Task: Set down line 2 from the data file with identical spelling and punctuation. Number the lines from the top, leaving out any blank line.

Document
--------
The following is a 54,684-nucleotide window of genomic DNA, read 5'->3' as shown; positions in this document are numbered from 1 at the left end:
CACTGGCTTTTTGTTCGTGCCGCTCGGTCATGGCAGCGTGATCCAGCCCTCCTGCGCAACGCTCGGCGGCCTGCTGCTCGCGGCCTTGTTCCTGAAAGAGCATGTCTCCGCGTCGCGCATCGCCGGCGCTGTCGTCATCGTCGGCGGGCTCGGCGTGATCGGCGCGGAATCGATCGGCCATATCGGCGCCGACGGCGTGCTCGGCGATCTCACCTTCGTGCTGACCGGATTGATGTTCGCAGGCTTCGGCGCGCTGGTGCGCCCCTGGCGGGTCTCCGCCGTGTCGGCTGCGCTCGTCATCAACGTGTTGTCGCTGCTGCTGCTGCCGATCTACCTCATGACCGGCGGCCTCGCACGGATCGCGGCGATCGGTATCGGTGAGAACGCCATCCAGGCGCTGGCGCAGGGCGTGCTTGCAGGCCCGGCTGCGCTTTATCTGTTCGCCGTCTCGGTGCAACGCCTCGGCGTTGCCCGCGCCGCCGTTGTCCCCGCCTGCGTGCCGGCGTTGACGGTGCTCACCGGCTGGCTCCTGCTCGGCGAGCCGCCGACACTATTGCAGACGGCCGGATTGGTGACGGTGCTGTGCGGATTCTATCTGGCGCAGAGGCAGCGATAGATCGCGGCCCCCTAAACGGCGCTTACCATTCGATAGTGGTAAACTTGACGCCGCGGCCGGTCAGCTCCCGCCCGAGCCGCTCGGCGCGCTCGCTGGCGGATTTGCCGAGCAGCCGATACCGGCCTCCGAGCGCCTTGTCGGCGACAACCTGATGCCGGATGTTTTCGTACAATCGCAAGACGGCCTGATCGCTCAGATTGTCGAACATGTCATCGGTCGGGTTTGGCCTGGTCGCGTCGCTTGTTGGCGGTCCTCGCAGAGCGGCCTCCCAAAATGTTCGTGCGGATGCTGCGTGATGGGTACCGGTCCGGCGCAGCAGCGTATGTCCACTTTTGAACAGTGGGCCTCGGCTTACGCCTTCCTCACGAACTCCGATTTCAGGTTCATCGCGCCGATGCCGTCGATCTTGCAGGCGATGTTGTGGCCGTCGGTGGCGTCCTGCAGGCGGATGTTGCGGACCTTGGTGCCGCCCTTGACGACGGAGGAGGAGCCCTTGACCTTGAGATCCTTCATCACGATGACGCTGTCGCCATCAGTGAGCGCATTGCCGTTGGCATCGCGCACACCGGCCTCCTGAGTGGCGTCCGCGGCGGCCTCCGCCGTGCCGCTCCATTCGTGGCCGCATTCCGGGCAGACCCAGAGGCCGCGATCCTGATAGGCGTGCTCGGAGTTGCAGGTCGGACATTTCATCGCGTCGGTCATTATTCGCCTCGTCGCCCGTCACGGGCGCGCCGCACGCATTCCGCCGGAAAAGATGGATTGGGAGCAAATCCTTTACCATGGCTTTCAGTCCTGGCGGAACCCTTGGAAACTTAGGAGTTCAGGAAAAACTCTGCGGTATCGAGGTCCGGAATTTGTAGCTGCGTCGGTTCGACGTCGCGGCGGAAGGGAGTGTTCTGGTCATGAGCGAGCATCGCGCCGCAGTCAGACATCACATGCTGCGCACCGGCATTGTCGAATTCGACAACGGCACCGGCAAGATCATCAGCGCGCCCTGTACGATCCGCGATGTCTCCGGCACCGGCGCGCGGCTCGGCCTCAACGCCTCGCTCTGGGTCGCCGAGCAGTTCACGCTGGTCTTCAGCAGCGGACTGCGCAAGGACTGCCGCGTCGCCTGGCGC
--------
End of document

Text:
CACTGGCTTTTTGTTCGTGCCGCTCGGTCATGGCAGCGTGATCCAGCCCTCCTGCGCAACGCTCGGCGGCCTGCTGCTCGCGGCCTTGTTCCTGAAAGAGCATGTCTCCGCGTCGCGCATCGCCGGCGCTGTCGTCATCGTCGGCGGGCTCGGCGTGATCGGCGCGGAATCGATCGGCCATATCGGCGCCGACGGCGTGCTCGGCGATCTCACCTTCGTGCTGACCGGATTGATGTTCGCAGGCTTCGGCGCGCTGGTGCGCCCCTGGCGGGTCTCCGCCGTGTCGGCTGCGCTCGTCATCAACGTGTTGTCGCTGCTGCTGCTGCCGATCTACCTCATGACCGGCGGCCTCGCACGGATCGCGGCGATCGGTATCGGTGAGAACGCCATCCAGGCGCTGGCGCAGGGCGTGCTTGCAGGCCCGGCTGCGCTTTATCTGTTCGCCGTCTCGGTGCAACGCCTCGGCGTTGCCCGCGCCGCCGTTGTCCCCGCCTGCGTGCCGGCGTTGACGGTGCTCACCGGCTGGCTCCTGCTCGGCGAGCCGCCGACACTATTGCAGACGGCCGGATTGGTGACGGTGCTGTGCGGATTCTATCTGGCGCAGAGGCAGCGATAGATCGCGGCCCCCTAAACGGCGCTTACCATTCGATAGTGGTAAACTTGACGCCGCGGCCGGTCAGCTCCCGCCCGAGCCGCTCGGCGCGCTCGCTGGCGGATTTGCCGAGCAGCCGATACCGGCCTCCGAGCGCCTTGTCGGCGACAACCTGATGCCGGATGTTTTCGTACAATCGCAAGACGGCCTGATCGCTCAGATTGTCGAACATGTCATCGGTCGGGTTTGGCCTGGTCGCGTCGCTTGTTGGCGGTCCTCGCAGAGCGGCCTCCCAAAATGTTCGTGCGGATGCTGCGTGATGGGTACCGGTCCGGCGCAGCAGCGTATGTCCACTTTTGAACAGTGGGCCTCGGCTTACGCCTTCCTCACGAACTCCGATTTCAGGTTCATCGCGCCGATGCCGTCGATCTTGCAGGCGATGTTGTGGCCGTCGGTGGCGTCCTGCAGGCGGATGTTGCGGACCTTGGTGCCGCCCTTGACGACGGAGGAGGAGCCCTTGACCTTGAGATCCTTCATCACGATGACGCTGTCGCCATCAGTGAGCGCATTGCCGTTGGCATCGCGCACACCGGCCTCCTGAGTGGCGTCCGCGGCGGCCTCCGCCGTGCCGCTCCATTCGTGGCCGCATTCCGGGCAGACCCAGAGGCCGCGATCCTGATAGGCGTGCTCGGAGTTGCAGGTCGGACATTTCATCGCGTCGGTCATTATTCGCCTCGTCGCCCGTCACGGGCGCGCCGCACGCATTCCGCCGGAAAAGATGGATTGGGAGCAAATCCTTTACCATGGCTTTCAGTCCTGGCGGAACCCTTGGAAACTTAGGAGTTCAGGAAAAACTCTGCGGTATCGAGGTCCGGAATTTGTAGCTGCGTCGGTTCGACGTCGCGGCGGAAGGGAGTGTTCTGGTCATGAGCGAGCATCGCGCCGCAGTCAGACATCACATGCTGCGCACCGGCATTGTCGAATTCGACAACGGCACCGGCAAGATCATCAGCGCGCCCTGTACGATCCGCGATGTCTCCGGCACCGGCGCGCGGCTCGGCCTCAACGCCTCGCTCTGGGTCGCCGAGCAGTTCACGCTGGTCTTCAGCAGCGGACTGCGCAAGGACTGCCGCGTCGCCTGGCGC